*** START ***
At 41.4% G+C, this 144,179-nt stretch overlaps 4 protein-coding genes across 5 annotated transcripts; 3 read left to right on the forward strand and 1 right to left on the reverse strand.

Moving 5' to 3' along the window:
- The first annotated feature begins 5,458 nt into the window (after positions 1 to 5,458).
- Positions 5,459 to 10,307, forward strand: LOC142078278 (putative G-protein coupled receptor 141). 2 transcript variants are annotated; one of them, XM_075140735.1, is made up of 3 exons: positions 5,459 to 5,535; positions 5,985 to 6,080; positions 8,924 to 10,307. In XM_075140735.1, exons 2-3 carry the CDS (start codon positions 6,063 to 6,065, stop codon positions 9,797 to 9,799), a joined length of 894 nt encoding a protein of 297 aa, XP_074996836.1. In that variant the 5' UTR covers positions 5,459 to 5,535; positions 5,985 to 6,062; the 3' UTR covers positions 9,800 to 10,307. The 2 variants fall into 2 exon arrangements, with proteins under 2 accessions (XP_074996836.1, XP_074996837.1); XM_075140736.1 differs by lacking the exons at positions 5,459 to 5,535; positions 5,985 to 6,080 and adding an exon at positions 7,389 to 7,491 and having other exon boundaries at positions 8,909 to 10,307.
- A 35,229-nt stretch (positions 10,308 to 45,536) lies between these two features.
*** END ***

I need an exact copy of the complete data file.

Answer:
At 41.4% G+C, this 144,179-nt stretch overlaps 4 protein-coding genes across 5 annotated transcripts; 3 read left to right on the forward strand and 1 right to left on the reverse strand.

Moving 5' to 3' along the window:
- The first annotated feature begins 5,458 nt into the window (after positions 1 to 5,458).
- Positions 5,459 to 10,307, forward strand: LOC142078278 (putative G-protein coupled receptor 141). 2 transcript variants are annotated; one of them, XM_075140735.1, is made up of 3 exons: positions 5,459 to 5,535; positions 5,985 to 6,080; positions 8,924 to 10,307. In XM_075140735.1, exons 2-3 carry the CDS (start codon positions 6,063 to 6,065, stop codon positions 9,797 to 9,799), a joined length of 894 nt encoding a protein of 297 aa, XP_074996836.1. In that variant the 5' UTR covers positions 5,459 to 5,535; positions 5,985 to 6,062; the 3' UTR covers positions 9,800 to 10,307. The 2 variants fall into 2 exon arrangements, with proteins under 2 accessions (XP_074996836.1, XP_074996837.1); XM_075140736.1 differs by lacking the exons at positions 5,459 to 5,535; positions 5,985 to 6,080 and adding an exon at positions 7,389 to 7,491 and having other exon boundaries at positions 8,909 to 10,307.
- A 35,229-nt stretch (positions 10,308 to 45,536) lies between these two features.